On my honor, I pledge God, country, others, self

On my honor, I pledge God, country, others, self

November 26th, 2013 by David Cook in Opinion Columns

David Cook

Photo by Ashlee Culverhouse/Times Free Press.

Want to feel hog-heaven-good about things? Need a wholesome Tuesday before the chaos of Black Friday? How's a little giblet for your gravy? Then I give you these three little words:

Eagle Scout ceremony.

"On my honor, I will do my best to do my duty to God and my country and to obey the Scout Law," dozens of area Boy Scouts said one night last week.

Dressed in earthtone khaki and dark green, Scouts from local Troop 147 gathered in the sanctuary at Ooltewah United Methodist Church to award three of their own with the honor of Eagle Scout.

Ryan Dennis, who remodeled an old Masonic lodge in Ooltewah for his Eagle project.

Corey Thompson, who built bookshelves for the classroom of his favorite second-grade teacher.

And Trip Binns, who handcrafted outdoor benches and a fire pit for an Ooltewah church.

"Earning Eagle Scout is probably one of the hardest things," said the Scoutmaster.

I know what you're thinking: This Eagle ceremony is not really hard-hitting news. And you're right.

But neither is the effectiveness of fume-capturing underwear ("these things work," reported CNN on Monday) or that one man broadcast his drunk wife's breasts over a PS4 live stream (thanks, Fox News) or the philosophical debate held at NBC as to whether leg-waxing salons should charge women based on the size of their legs.

"It's wrong!" proclaimed anchor Hoda Kotb.

In more ways than one. When compared to such newsless news, Eagle Scout ceremonies are like a breath of very fresh air.

"To help other people at all times," the Scouts continued, "to keep myself physically strong, mentally awake and morally straight."

Retired Brig. Gen. Joseph "Smoking Joe" Stringham -- the inspiration for John Wayne's character in "The Green Berets" -- was supposed to be there, but canceled at the last minute. Didn't really matter. You couldn't swing a pup tent without hitting somebody as equally compelling.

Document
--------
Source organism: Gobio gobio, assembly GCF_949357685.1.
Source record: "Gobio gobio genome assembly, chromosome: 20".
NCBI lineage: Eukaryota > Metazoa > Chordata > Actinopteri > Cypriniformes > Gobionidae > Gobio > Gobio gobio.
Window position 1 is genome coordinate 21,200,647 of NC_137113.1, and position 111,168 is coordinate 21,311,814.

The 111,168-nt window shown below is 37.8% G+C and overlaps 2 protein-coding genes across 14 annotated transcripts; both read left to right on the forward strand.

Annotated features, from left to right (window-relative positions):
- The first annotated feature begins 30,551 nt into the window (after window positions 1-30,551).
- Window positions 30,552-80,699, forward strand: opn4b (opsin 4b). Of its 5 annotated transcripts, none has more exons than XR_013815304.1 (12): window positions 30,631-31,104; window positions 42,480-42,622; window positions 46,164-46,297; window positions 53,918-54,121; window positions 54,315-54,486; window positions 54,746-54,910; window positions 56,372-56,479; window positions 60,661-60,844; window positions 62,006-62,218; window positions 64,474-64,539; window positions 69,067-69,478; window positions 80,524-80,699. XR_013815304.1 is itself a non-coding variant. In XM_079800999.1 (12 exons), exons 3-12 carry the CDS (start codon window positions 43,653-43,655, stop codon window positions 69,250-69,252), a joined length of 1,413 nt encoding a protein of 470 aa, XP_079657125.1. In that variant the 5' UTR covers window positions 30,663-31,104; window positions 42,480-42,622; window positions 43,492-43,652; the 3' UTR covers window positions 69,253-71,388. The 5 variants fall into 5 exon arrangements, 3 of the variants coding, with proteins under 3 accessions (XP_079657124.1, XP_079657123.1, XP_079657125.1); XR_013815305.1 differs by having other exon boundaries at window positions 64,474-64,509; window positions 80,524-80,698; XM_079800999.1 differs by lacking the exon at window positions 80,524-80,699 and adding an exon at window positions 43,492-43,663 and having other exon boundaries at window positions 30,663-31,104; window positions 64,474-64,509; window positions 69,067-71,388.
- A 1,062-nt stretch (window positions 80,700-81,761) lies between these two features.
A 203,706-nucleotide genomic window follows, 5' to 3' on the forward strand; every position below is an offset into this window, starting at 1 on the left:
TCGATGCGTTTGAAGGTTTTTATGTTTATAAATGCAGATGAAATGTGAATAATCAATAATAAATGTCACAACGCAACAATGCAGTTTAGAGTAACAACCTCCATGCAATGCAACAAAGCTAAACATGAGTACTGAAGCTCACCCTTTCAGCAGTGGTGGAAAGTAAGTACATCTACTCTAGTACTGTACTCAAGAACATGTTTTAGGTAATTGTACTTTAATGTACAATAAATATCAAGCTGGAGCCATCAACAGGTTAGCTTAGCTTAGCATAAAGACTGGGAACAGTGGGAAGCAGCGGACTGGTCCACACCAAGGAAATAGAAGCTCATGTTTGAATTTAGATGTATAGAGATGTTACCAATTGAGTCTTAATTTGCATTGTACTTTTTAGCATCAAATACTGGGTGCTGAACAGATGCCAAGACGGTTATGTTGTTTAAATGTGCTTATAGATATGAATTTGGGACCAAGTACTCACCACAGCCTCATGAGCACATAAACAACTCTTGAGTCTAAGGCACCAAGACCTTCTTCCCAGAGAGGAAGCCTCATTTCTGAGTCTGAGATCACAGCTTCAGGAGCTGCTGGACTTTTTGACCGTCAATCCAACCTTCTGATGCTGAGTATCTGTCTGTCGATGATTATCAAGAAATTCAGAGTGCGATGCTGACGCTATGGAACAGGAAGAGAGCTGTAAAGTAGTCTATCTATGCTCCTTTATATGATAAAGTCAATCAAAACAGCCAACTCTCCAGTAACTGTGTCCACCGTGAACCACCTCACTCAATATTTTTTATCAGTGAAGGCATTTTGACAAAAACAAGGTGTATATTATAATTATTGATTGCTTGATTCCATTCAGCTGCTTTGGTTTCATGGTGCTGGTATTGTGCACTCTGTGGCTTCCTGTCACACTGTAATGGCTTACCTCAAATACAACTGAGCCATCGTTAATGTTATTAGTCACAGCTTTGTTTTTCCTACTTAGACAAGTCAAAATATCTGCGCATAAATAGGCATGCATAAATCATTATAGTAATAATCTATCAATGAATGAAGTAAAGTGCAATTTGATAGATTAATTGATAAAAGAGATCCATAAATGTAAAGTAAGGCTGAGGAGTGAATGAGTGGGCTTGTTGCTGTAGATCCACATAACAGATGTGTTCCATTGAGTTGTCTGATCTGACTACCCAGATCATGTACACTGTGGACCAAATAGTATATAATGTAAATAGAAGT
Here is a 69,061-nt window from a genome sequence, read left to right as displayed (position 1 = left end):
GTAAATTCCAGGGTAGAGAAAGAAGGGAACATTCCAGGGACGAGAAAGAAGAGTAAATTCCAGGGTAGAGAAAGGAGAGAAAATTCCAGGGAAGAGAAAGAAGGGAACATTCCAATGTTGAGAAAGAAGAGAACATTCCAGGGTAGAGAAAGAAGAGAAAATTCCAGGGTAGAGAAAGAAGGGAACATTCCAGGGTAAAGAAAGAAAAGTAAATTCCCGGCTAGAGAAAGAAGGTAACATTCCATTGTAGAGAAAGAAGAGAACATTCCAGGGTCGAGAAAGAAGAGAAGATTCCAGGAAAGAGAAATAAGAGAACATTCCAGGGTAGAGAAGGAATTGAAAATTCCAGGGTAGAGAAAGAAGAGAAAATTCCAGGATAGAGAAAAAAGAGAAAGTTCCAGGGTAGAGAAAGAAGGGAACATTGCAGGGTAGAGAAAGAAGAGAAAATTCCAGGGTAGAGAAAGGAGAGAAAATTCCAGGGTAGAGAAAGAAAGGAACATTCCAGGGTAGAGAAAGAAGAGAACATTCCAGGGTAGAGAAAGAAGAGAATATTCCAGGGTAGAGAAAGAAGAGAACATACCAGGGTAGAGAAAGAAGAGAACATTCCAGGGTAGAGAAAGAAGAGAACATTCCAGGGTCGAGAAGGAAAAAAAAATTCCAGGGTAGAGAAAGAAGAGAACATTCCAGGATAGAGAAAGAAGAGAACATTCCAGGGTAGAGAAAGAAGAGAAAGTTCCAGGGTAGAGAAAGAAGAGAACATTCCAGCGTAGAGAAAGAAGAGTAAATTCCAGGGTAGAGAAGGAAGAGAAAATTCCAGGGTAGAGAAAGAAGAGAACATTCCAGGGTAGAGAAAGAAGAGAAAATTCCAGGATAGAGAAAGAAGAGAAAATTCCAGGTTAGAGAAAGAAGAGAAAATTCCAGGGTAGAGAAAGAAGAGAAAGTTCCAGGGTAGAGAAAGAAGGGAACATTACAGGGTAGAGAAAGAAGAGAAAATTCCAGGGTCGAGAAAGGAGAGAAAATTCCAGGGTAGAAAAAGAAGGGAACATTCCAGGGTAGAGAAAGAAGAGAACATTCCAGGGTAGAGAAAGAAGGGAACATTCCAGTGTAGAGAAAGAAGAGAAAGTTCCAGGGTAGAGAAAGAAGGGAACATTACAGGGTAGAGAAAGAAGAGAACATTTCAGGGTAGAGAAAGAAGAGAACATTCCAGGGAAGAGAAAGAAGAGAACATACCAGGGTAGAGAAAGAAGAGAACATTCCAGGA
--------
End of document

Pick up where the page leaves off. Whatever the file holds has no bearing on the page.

"That guy over there has a silver star, bronze star and six purple hearts," one man told me, pointing across the crowd, like we were paparazzi.

Perhaps no one mattered there more than Harvey Raper, the man who started Troop 147 way, way back when.

"In 1953," he said. "My, my."

In his white hair and suspenders, Raper was the founding father of all these Scouts.

"Boys are going to be part of a gang. Whether it's hanging around the street corner or it's the Boy Scouts," he said.

He started the troop to steer them in one direction instead of the other.

"To give them something," he said.

The evening was quintessential Scouting: flags, three-finger salutes, pledges to God and country and others. Those Scouts carried more badges than the FBI. Someone quoted Socrates. The evening was honest as a church pew. George Bailey meets Norman Rockwell meets Survivorman.

But it was equally ancient, just our century's version of something as old as time: male initiation.

In societies across the globe, boys have become men through the recipe that Scouting offers. Time spent in the woods plus male mentors equals a larger version of oneself.

I recall the mythologist Joseph Campbell once saying something like this: If you want to see what happens to a society that stops initiating boys, then just look at the front page of the newspaper. There's trouble, and lots of it.

"By following the trail to Eagle, the Scout is enlightened," the Scoutmaster continued.

Sports can do the same kind of transformative work. So can acts of service, youth groups and activism. Yet Scouting may be our country's best version of this. It's like a universal language: you see a Scout, you know you're looking at someone who can change a tire, build a lean-to and walk a widow across the road, all with only one match.

My buddy Frank, an Eagle since '86, puts the accomplishment on his resume. Me? I'd tattoo it on my forehead (never made it to Webelo, which shouldn't surprise many of you.) Even most Scouts don't make Eagle.

"Less than two percent," said Clay Dennis. His son Ryan -- one of the Eagles that night -- earned the honor when he was just 13. I asked Clay why Scouting matters.

"People think the moral compass is lost. It's not. It's still here," he said.

I asked his son the same question.

"It would be different, sir," Ryan said. "If everyone had done Scouting, the world would be a whole lot nicer."

Three more little words: Thank you, Eagles.

Contact David Cook at dcook@timesfreepress.com or 423-757-6329. Follow him on Facebook and Twitter at DavidCookTFP